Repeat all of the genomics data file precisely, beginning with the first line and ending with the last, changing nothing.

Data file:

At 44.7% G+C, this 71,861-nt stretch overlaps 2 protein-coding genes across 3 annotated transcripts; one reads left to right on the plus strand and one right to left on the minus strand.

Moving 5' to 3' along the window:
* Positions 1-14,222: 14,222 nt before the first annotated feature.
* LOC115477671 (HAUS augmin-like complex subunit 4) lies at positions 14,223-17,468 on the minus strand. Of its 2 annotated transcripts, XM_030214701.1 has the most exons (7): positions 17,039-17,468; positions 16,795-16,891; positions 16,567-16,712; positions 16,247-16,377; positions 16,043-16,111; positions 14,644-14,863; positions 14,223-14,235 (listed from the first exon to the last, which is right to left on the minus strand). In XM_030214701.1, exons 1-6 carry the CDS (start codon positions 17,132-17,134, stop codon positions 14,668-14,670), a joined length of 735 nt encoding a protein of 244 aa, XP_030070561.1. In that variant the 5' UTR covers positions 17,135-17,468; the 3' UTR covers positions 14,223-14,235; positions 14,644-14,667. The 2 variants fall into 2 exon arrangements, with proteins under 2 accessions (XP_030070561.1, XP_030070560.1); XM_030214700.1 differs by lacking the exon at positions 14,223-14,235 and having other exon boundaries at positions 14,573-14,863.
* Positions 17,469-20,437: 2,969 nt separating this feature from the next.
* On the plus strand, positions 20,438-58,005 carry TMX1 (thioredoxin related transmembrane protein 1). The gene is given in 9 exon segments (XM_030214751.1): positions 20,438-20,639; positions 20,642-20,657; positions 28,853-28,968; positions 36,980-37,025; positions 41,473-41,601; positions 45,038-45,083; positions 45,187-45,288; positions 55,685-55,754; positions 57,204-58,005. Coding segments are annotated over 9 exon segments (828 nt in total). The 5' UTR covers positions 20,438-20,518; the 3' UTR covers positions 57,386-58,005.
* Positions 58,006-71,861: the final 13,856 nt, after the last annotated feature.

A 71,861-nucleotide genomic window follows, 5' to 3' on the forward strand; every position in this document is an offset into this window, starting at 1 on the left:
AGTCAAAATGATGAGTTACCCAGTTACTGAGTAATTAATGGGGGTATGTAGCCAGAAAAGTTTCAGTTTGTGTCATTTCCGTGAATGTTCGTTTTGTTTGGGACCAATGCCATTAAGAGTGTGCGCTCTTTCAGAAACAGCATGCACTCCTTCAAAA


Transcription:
At 44.7% G+C, this 71,861-nt stretch overlaps 2 protein-coding genes across 3 annotated transcripts; one reads left to right on the plus strand and one right to left on the minus strand.

Moving 5' to 3' along the window:
* Positions 1-14,222: 14,222 nt before the first annotated feature.
* LOC115477671 (HAUS augmin-like complex subunit 4) lies at positions 14,223-17,468 on the minus strand. Of its 2 annotated transcripts, XM_030214701.1 has the most exons (7): positions 17,039-17,468; positions 16,795-16,891; positions 16,567-16,712; positions 16,247-16,377; positions 16,043-16,111; positions 14,644-14,863; positions 14,223-14,235 (listed from the first exon to the last, which is right to left on the minus strand). In XM_030214701.1, exons 1-6 carry the CDS (start codon positions 17,132-17,134, stop codon positions 14,668-14,670), a joined length of 735 nt encoding a protein of 244 aa, XP_030070561.1. In that variant the 5' UTR covers positions 17,135-17,468; the 3' UTR covers positions 14,223-14,235; positions 14,644-14,667. The 2 variants fall into 2 exon arrangements, with proteins under 2 accessions (XP_030070561.1, XP_030070560.1); XM_030214700.1 differs by lacking the exon at positions 14,223-14,235 and having other exon boundaries at positions 14,573-14,863.
* Positions 17,469-20,437: 2,969 nt separating this feature from the next.
* On the plus strand, positions 20,438-58,005 carry TMX1 (thioredoxin related transmembrane protein 1). The gene is given in 9 exon segments (XM_030214751.1): positions 20,438-20,639; positions 20,642-20,657; positions 28,853-28,968; positions 36,980-37,025; positions 41,473-41,601; positions 45,038-45,083; positions 45,187-45,288; positions 55,685-55,754; positions 57,204-58,005. Coding segments are annotated over 9 exon segments (828 nt in total). The 5' UTR covers positions 20,438-20,518; the 3' UTR covers positions 57,386-58,005.
* Positions 58,006-71,861: the final 13,856 nt, after the last annotated feature.

A 71,861-nucleotide genomic window follows, 5' to 3' on the forward strand; every position in this document is an offset into this window, starting at 1 on the left:
AGTCAAAATGATGAGTTACCCAGTTACTGAGTAATTAATGGGGGTATGTAGCCAGAAAAGTTTCAGTTTGTGTCATTTCCGTGAATGTTCGTTTTGTTTGGGACCAATGCCATTAAGAGTGTGCGCTCTTTCAGAAACAGCATGCACTCCTTCAAAA